Photographer Radu Zaciu hollowed out ordinary fruits and vegetables and replaced their insides with light bulbs. His photo series, "The Light Inside," captures what these everyday edibles look like with their new, luminous cores, revealing the structural subtleties in their pulp, their skin, their leaves, and…
Cantor's Dust is a famous fractal, a basic pattern that repeats itself over and over. It's a pretty pattern, but it didn't seem very useful at the time it was invented. Years later, it was invoked again at the dawn of chaos theory to explain an odd phenomenon in broadcasting.
A simple game with a die, a triangle, and a hell of a lot of patience, can help you to draw a famous fractal. Get out a pencil and clear your schedule. (Or get out a computer and clear less of your schedule.) We'll show you how to draw a fractal by accident.
The roots of CGI lie in the first mechanical aids to drawing and painting. The earliest of these were developed to help solve a problem every artist has found to be sticky: perspective.
Back in 2010 — a mere 19 days before his death — Benoît Mandelbrot gave a candid and moving interview describing his life's work and how he came to devise fractal geometry, the notion that the much of the natural world is organized according to elegant and predictable mathematical principles.
In her two latest videos, maths-maven Vi Hart shows us how to draw fractals freehand, creating Koch curves, dragon curves, and eventually THREE DIMENSIONAL DUNGEONS – all with a little clever doodling.
Fractals aren't just something you learn about in math class. They are also a gorgeous part of the natural world. Here are some of the most stunning examples of these repeating patterns that look the same no matter how far you zoom in or out.
Pratt student Melanie Hoff was curious to know what would happen to a sheet of wood when blasted with 15,000 volts of electricity. So, she decided to run the experiment — with the results being something quite unexpected. Rather than causing it to catch fire or blow up, the electricity created intricate fractal…
If you said "blood vessels" or "bronchi" you'd be wrong, but those would both be very good guesses. There's a reason this false-colour image of the Mississippi Delta — photographed by Japan's Advanced Land Observing Satellite — bears such a striking resemblance to ramifying vasculature; as Unpopular Science explains,…
Cauliflower are awesome. In addition to being straight up delicious, the pattern of bumps and nobs on its surfaces follow a fractal pattern. While it's most obvious with Romanesco broccoli, it's also present in the standard white stuff. And now, thanks to a new scientific paper, we have the formula behind it.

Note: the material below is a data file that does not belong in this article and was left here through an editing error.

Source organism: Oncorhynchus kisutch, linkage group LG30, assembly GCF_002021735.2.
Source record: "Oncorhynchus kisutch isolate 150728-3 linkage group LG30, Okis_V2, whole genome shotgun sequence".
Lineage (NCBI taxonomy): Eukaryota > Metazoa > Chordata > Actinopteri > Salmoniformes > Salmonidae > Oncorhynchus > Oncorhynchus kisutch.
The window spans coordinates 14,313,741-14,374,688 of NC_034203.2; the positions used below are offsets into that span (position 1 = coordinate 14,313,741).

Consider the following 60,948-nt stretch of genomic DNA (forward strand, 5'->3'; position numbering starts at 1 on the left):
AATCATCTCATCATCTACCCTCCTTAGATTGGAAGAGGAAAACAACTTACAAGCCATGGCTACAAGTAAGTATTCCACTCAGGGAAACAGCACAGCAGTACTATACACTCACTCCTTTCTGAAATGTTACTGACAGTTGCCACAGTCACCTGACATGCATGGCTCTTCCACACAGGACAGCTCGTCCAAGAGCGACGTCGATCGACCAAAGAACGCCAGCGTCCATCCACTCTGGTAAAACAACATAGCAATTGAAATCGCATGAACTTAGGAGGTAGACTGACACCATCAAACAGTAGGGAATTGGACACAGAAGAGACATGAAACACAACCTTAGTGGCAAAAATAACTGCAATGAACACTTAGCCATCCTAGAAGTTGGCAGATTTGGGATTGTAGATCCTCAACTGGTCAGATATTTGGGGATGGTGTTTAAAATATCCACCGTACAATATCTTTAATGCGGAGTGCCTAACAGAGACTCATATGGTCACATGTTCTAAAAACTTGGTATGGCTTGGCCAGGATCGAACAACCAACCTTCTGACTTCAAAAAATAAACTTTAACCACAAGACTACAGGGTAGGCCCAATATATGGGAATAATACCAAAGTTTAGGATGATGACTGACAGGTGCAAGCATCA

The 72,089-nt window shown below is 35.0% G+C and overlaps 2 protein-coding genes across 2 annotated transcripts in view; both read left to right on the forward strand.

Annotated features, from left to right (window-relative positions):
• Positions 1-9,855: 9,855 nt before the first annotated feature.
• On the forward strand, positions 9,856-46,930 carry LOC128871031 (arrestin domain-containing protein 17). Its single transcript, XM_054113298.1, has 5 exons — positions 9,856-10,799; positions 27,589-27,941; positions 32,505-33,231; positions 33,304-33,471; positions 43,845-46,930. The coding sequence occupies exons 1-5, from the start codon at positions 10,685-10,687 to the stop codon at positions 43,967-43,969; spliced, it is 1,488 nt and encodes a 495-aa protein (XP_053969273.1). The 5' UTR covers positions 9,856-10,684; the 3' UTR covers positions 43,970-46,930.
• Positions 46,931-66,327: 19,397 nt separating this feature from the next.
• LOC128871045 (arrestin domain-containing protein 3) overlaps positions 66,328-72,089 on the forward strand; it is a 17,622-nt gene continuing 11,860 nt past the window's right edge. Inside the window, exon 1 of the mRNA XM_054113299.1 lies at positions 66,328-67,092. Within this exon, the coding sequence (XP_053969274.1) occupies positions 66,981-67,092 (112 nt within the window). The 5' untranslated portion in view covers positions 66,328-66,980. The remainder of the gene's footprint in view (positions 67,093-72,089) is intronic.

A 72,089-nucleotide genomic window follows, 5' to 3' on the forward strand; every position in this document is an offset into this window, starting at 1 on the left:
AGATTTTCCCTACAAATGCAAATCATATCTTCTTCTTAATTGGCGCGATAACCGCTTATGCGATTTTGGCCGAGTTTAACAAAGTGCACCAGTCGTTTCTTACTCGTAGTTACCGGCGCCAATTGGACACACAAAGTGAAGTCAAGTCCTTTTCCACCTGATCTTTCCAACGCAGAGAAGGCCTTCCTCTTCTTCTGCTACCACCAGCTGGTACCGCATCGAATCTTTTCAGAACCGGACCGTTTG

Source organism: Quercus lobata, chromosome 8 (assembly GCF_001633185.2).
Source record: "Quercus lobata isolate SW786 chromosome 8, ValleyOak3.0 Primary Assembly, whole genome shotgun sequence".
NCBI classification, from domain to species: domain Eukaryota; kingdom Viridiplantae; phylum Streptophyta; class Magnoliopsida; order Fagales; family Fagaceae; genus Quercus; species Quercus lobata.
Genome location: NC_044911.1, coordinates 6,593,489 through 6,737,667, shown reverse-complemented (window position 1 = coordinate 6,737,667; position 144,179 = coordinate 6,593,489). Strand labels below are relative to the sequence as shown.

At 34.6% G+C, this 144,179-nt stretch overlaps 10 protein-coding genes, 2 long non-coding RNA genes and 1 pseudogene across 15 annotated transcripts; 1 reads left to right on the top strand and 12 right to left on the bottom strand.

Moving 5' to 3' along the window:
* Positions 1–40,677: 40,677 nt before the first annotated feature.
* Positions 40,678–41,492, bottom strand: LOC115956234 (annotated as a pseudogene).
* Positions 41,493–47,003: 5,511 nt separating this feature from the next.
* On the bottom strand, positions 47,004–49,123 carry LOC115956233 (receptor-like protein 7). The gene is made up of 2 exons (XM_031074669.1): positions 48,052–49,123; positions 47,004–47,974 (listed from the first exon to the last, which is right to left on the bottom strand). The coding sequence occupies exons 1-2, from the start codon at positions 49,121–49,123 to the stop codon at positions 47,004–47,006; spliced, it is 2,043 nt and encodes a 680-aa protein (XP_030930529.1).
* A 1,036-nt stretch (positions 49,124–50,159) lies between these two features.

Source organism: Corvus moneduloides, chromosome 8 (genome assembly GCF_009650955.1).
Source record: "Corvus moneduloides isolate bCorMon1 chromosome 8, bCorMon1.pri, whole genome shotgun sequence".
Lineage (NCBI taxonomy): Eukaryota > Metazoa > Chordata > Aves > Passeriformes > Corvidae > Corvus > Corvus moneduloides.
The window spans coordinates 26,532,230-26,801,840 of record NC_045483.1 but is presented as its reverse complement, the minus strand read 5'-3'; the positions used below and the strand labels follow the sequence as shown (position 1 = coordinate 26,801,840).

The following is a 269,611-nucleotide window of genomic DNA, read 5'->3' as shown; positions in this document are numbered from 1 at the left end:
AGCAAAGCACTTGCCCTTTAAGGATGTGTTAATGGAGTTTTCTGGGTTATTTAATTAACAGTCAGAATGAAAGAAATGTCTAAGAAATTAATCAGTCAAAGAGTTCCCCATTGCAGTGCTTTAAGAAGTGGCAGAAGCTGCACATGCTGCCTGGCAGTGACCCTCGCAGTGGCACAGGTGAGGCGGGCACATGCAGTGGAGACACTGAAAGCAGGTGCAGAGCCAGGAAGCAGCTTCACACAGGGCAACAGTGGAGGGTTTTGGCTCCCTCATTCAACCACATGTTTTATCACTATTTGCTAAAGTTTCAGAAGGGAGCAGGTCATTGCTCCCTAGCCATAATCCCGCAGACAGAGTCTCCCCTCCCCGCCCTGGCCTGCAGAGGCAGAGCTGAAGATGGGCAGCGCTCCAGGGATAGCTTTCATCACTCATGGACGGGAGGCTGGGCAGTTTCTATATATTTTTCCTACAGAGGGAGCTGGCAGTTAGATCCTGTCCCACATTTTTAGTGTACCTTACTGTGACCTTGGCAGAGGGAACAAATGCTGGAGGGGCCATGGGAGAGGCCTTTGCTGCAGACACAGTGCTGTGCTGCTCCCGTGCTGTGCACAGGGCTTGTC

Mathematicians have now visualized abstract mathematical objects called flat tori — items resembling donuts with corrugated, fractal surfaces. These were thought to be impossible to envision in ordinary 3-D space... until now.
Fractals — patterns that repeat themselves so they look the same on every level — have often been found in nature. Here is a beautiful example of groundwater branching into streams at constant angles, creating their own exquisite fractal pattern.
Argentinian architect Ciro Najle has spent the past several years designing more efficient fog collectors, vast nets that allow people in arid regions to gather water from moisture in the air. And recently, he worked with local crafters to translate the complex fractal mathematics of cumulous clouds into crochet. The…
Alexander's Horned Sphere is one of the more frustrating fractals out there. It is a fractal, it's a ring, it's an endless series of branches, and, technically, it's a ball. At least, inside it is. Outside, well, the entire oddity of the Horned Sphere is to change how we define 'inside' and 'outside.'
In between painting the Mona Lisa and idly designing flying machines for fun, Leonardo Da Vinci occasionally got outside and looked up every now and again. Because he was Da Vinci, the moment he did, he discovered a new natural law. This one was about trees, and after five hundred years, scientists are still trying to…
Macro-meta meets micro-meta here, where an artist in Queens explains how he used a hacked sewing machine to make Cosby sweater that reaches into the infinite. On the sweater Bill Cosby wears the sweater, on which Bill Cosby wears the sweater. And the pattern in the background of the sweater? It's the pattern on Bill…
• The problem – How to tell if a banana is senescent (old).
• The solution – Apply fractal Fourier analysis to the banana spots.
A particular fractal, called Menger's Sponge, is all about surface appearances. It's a purely theoretical shape that has infinite surface area and no volume whatsoever. And because of that, it doesn't occupy three dimensions. Or two. It manages to exist in fractional dimensions.